Emergency alert system for missing adults exists, but Utah does not use it


An abducted Utah woman has been found and the suspect arrested after police mistook the victim for a child and issued an AMBER Alert. Many have asked why emergency alerts are not issued more often for adults at risk.

There are different types of emergency alerts, each of which must meet certain criteria. AMBER Alerts are intended for children 17 years of age and under, who are abducted and in danger. Money Alerts are intended for endangered adults aged 60 and over who have been diagnosed with dementia.

This leaves a void for adults between the ages of 18 and 59.

There is another type of alert that would cover these cases, but Utah does not use them.

The South Salt Lake kidnapping was filmed on Friday night. The victim was found and the suspect arrested, in part because of what investigators did not know.

“We didn’t have the name or the date of birth, and we were trying to get the information out about an AMBER alert,” said Danielle Croyle, spokesperson for the South Salt Lake Police Department.

The police triggered the AMBER alert thinking the victim was a teenage girl. If they had known that she was actually a tiny woman in her thirties, they couldn’t have sounded the alert that helped save her.

“It was very successful. It helped investigators refine those leads,” Croyle said.

What about other adults who are kidnapped or missing?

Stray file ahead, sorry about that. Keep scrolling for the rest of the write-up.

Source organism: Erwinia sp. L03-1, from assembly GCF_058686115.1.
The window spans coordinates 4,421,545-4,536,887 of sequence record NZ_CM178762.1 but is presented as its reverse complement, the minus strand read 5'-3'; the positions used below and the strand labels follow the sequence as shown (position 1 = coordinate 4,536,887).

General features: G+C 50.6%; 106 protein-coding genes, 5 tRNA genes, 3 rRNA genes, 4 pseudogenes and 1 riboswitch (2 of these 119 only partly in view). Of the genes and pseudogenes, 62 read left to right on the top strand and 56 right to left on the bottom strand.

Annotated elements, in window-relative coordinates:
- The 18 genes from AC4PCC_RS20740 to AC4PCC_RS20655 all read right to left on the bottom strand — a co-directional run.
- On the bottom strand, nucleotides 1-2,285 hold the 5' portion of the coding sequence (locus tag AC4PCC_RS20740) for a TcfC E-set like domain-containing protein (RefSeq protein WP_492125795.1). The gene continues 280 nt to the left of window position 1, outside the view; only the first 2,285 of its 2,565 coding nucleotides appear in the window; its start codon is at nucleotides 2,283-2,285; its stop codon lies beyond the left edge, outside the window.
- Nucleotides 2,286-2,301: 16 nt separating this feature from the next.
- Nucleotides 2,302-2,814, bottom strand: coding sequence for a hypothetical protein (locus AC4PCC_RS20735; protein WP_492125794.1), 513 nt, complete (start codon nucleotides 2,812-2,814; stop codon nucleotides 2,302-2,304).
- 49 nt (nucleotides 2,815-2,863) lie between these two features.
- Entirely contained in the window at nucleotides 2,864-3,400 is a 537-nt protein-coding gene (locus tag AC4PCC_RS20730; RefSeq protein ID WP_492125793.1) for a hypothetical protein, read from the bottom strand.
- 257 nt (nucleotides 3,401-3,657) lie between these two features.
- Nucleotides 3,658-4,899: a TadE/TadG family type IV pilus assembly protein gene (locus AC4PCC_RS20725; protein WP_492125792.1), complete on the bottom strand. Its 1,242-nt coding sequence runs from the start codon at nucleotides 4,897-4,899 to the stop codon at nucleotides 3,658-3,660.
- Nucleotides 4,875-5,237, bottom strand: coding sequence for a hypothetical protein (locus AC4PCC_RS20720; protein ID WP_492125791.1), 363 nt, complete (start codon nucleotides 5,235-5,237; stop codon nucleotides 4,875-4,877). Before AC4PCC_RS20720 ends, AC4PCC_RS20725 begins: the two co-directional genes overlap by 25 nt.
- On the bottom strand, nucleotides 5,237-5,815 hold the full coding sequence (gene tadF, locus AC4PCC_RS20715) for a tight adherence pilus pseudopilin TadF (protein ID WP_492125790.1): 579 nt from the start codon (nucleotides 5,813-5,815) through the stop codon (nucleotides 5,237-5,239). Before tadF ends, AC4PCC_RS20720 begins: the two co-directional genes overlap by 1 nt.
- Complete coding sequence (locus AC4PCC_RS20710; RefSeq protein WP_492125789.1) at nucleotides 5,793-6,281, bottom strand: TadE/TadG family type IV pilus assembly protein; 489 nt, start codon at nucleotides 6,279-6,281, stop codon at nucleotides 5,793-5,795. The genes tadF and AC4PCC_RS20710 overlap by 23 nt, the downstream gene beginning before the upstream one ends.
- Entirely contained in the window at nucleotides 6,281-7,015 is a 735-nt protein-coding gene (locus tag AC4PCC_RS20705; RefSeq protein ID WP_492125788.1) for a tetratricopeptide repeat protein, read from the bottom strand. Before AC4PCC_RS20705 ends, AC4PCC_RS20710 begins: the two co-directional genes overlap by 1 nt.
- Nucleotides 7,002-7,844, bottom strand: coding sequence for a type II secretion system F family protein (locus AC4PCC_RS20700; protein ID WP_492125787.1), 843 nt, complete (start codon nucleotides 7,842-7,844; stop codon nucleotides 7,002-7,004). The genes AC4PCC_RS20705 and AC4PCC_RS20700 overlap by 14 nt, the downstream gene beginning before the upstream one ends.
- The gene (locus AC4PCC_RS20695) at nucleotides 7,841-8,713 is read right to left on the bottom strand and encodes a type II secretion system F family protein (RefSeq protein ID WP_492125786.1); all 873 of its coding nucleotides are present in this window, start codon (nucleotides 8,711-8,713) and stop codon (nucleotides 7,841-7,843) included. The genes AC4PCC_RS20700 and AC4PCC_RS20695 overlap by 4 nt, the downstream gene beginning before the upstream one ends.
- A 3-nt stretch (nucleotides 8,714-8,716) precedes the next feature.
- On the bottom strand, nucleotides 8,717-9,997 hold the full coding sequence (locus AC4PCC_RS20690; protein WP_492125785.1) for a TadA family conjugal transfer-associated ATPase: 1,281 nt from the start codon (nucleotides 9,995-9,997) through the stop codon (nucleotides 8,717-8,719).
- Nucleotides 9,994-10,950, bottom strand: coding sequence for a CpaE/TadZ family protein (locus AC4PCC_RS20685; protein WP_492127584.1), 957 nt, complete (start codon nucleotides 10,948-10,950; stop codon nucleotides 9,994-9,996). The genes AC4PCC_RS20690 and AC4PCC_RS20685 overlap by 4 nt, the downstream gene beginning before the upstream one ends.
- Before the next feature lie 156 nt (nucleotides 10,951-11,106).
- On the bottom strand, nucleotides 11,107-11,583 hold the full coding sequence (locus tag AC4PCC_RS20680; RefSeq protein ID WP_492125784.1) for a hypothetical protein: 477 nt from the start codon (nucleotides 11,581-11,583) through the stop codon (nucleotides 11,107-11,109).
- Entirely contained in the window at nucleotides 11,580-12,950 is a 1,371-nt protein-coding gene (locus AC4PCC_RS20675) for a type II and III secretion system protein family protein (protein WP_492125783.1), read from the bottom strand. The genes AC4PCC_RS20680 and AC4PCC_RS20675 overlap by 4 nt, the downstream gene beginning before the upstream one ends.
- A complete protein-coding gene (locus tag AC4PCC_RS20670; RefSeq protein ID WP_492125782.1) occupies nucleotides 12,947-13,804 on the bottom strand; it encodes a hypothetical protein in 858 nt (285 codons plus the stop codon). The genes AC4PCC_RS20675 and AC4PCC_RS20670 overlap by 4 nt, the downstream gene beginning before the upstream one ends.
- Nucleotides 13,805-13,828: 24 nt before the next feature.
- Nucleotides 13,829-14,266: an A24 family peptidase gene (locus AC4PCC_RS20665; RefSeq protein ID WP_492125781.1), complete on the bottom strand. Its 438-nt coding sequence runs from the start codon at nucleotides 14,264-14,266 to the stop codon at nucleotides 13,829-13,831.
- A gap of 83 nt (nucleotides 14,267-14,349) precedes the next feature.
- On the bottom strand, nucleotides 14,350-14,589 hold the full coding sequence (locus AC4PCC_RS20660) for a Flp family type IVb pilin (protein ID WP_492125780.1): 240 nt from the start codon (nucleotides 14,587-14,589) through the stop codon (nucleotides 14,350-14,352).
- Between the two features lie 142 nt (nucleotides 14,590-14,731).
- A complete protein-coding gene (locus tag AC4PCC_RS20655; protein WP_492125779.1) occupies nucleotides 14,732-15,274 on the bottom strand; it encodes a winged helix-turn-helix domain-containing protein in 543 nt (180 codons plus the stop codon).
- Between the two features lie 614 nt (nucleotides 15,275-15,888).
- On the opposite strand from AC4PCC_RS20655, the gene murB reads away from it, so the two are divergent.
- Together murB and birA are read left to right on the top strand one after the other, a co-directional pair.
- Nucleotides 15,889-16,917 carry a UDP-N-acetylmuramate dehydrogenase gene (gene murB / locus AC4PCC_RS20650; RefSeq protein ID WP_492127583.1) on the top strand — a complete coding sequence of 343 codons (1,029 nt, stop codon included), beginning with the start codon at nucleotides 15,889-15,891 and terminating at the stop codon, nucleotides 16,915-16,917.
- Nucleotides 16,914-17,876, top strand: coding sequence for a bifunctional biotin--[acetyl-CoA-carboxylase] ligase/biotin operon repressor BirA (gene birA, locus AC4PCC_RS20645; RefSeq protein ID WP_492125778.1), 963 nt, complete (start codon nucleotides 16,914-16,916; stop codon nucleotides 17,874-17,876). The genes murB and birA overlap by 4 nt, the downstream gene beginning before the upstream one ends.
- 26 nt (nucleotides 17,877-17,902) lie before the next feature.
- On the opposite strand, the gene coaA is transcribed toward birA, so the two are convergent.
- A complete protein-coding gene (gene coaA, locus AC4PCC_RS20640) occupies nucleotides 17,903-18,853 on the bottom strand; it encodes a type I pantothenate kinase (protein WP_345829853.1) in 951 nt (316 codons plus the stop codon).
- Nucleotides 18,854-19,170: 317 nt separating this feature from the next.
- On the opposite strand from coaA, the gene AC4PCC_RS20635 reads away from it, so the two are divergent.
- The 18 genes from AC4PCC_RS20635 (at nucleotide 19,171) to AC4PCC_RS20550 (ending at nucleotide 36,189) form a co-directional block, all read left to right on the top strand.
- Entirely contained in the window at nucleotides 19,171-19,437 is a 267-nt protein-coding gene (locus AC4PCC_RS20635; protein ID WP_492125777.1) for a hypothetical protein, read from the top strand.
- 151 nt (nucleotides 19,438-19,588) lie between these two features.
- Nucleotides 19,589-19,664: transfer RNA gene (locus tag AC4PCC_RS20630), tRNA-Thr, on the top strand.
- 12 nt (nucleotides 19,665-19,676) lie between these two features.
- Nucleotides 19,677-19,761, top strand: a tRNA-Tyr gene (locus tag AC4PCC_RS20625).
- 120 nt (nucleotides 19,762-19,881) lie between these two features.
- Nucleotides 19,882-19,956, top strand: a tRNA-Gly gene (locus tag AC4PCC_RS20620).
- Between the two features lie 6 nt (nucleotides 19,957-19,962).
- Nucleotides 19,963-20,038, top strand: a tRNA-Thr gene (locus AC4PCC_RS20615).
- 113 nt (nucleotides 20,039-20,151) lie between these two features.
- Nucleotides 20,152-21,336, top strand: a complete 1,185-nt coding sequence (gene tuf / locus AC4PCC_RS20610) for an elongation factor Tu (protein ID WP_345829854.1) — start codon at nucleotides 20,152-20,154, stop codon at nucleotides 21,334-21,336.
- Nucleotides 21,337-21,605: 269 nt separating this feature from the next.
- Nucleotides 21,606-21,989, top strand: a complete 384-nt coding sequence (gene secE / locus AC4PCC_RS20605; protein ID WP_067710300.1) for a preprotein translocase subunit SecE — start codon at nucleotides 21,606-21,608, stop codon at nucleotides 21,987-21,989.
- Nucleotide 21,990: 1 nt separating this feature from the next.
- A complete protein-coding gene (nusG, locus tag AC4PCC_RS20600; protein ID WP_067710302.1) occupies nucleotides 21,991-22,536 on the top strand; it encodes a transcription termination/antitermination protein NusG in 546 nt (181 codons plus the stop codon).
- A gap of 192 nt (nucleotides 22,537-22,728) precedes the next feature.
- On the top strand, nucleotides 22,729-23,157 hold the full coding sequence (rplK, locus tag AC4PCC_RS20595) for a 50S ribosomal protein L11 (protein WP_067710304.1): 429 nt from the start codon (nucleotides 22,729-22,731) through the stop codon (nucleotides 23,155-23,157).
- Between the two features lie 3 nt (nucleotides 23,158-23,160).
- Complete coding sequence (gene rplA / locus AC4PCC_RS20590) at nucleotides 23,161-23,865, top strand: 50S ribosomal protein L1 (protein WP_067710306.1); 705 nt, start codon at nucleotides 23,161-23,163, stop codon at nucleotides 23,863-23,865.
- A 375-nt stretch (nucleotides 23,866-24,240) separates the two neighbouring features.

“Missing adults, I see it all the time. That’s what we do a lot,” said Jason Jensen, private investigator and co-founder of the Cold Case Coalition.

“When adults go missing, there is no system in place in Utah,” he said.

Jensen searches for missing persons, including those who fall between the gaps in the AMBER and Silver Alerts.

“Why not cover everyone in between, if there is an actual kidnapping?” ” He asked.

In Utah, some missing adults may receive an endangered disappearance notice, which notifies law enforcement and the media, but no alerts are sent to phones.

“When someone disappears, they disappear. The system doesn’t catch up with you until it’s too late,” Jensen said.

There is another option, Ashanti Alerts. They are named after 19-year-old Ashanti Bille, who was kidnapped and killed in Virginia in 2017. The alerts help locate missing adults like Ashanti, who are beyond the reach of other emergency alerts.

The network was promulgated by former President Donald Trump in 2018, but states must join the pilot program. Utah did not go for the national program.

Jensen said adult kidnappings like Friday night’s are rare, but an adult alert system is worth discussing.

“Would it hurt if we added them to the mix? I would encourage him,” he said.

One concern about the increase in the number of alerts is that excessive use could desensitize the public to their messages.

KUTV did not immediately receive a response from the Utah Department of Public Safety indicating whether there was any interest in establishing the Ashanti Alert network in Utah.


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